Posted by on Jun 12, 2009 in Goat Video, Visions of Sugarplums | Comments Off on Video ~ Meet the Sugarplums

Meet the Sugarplums as they introduce themselves one by one. Annie, Holly, Moon and Heidi. Leah is still busy with her breakfast after being milked, but Mango and Star are always ready to ham it up for the camera. [hdplay id=22 ]

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Out and About

Posted by on Apr 5, 2009 in Goat Kid, Goatherd | Milkmaid, Spring, Visions of Sugarplums | 2 comments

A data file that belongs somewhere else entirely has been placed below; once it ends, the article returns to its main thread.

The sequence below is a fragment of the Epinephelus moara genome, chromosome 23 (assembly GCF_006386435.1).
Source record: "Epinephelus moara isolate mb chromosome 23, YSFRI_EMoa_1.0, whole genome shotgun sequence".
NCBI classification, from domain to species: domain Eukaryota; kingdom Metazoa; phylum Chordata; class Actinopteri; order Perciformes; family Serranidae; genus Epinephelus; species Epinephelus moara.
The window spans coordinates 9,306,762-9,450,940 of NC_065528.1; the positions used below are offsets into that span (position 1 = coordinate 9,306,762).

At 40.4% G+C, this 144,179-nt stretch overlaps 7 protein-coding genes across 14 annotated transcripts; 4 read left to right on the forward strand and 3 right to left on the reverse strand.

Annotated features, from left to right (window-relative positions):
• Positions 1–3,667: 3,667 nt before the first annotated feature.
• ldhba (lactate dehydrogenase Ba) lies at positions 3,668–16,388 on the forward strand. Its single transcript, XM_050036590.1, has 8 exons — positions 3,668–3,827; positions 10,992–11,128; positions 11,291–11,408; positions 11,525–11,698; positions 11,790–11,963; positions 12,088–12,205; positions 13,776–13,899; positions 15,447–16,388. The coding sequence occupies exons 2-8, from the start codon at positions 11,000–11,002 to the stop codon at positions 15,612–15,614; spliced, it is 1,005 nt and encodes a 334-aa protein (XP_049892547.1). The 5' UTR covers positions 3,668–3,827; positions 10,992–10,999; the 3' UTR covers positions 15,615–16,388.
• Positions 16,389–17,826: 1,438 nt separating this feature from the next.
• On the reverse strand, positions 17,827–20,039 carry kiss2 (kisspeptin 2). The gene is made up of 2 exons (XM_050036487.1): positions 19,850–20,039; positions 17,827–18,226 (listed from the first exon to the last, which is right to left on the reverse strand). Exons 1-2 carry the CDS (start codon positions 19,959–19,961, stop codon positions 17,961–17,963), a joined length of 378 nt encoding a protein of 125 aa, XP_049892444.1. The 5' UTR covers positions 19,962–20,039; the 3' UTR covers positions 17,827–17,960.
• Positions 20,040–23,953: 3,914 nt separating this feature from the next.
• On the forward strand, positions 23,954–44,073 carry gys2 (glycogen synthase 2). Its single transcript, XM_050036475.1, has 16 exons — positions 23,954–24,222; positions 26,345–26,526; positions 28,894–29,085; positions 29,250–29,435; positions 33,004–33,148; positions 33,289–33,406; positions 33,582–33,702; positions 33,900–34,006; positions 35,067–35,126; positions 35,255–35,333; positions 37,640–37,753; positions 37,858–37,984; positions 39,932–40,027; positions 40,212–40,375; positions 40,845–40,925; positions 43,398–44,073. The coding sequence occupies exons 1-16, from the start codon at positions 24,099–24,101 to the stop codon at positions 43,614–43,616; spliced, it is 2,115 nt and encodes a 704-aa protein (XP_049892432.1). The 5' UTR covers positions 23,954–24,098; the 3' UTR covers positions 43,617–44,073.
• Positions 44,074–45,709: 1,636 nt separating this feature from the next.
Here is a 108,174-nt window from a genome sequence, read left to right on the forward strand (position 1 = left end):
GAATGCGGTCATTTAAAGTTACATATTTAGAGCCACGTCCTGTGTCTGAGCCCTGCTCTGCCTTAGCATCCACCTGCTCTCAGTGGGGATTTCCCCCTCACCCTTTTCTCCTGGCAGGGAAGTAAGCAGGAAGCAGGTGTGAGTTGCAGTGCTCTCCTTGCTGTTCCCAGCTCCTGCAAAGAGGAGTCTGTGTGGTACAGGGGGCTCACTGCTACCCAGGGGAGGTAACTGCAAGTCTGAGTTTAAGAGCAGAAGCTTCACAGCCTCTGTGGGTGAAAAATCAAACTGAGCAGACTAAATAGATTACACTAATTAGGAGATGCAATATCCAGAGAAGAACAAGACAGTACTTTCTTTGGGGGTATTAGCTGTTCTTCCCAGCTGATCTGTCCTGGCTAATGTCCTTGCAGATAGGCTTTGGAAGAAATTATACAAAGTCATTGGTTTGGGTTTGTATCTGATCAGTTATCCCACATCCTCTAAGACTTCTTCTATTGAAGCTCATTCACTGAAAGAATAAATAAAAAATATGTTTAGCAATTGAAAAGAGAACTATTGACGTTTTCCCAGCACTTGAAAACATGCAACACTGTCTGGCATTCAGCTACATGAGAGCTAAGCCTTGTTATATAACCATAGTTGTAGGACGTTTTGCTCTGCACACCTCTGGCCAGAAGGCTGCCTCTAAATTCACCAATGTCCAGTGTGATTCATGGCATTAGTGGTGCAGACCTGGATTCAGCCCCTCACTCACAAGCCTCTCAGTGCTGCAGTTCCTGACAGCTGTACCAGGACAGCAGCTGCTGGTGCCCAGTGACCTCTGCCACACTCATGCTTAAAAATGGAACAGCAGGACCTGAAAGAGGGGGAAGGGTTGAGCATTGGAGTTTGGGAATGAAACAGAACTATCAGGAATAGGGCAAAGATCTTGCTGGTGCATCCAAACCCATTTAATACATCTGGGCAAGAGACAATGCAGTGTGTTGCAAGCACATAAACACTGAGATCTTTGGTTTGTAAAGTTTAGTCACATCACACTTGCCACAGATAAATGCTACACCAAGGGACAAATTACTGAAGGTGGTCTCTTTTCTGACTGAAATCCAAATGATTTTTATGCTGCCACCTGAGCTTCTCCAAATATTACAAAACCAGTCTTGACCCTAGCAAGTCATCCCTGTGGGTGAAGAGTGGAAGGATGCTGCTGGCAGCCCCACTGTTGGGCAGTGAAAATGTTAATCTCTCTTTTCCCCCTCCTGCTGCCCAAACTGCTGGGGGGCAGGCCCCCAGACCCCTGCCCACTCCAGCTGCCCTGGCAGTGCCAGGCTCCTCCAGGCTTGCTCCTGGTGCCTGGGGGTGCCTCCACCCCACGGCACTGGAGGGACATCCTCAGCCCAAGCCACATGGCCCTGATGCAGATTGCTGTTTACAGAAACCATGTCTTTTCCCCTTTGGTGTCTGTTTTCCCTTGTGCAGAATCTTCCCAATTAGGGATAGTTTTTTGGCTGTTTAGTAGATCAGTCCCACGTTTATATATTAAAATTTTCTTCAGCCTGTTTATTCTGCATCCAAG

I do believe that Spring has sprung. We have had a couple of nice rain showers, and the trees have put their leaves on. We’ve got a bit of grass starting as well, so I hope we get more rain before it dries up! Little Mango finally beat her pinkeye, and has been spending her days outside with the dairy goats. She and Star get along very well, and enjoy playing together. Mango is a busy little helper, and even helped JW and I plant our vegetable garden by prancing down each row leaving tiny hoofprints. She trots along behind me when I go out to check the little ones in the main herd as well. And, as a testament to Leah’s good milk, she is every bit as big as both of her brothers. She’s a real beauty, with the dark Nubian lines running along her head over her eyes, and she also has spots on her ears and the back of her head. She’s got nice long dairy legs and a fine-ish head. If all of Jack’s daughters look like this, I’ll be on cloud nine! Good thing it’s a girl or I’d have a hard time getting rid of her. This one I get to keep! We had one loss of Pinta’s tiny black and white twin boy. He was very weak at birth, and was gaining strength quite slowly. During the night, Pinta got up and left him alone, and he died the next day. I’m not sure what was wrong with him exactly, but the nanny goats always seem to know, and will often leave a sick kid even before the goatherd realizes something is wrong. Sad to be sure, but we do have eight healthy kids on the ground, and a few more does yet to give birth. Pinta’s other kid is a funny little fellow. I’m still not quite sure what his ears are going to do. The rest of the kids have the long Nubian-type ears, but his can’t seem to make up their mind! They are shorter, like Pinta, but then flop down just at the tip. The two sets of twins that were born with a day of each other can often be found sleeping together in a pile. When they awake ready to eat, it can be quite entertaining to see all four of them running straight for the same nanny. To the dismay, of course, of the nanny in question! I am sure that they will all straighten out as they go. The new Spring growth also gave an opportunity to browse trees in the big pasture. We won’t turn the goats out full-time until their kids are a big bigger, but it is a nice way to spend an evening by walking with them through the fields. Even the dogs join us and help to keep...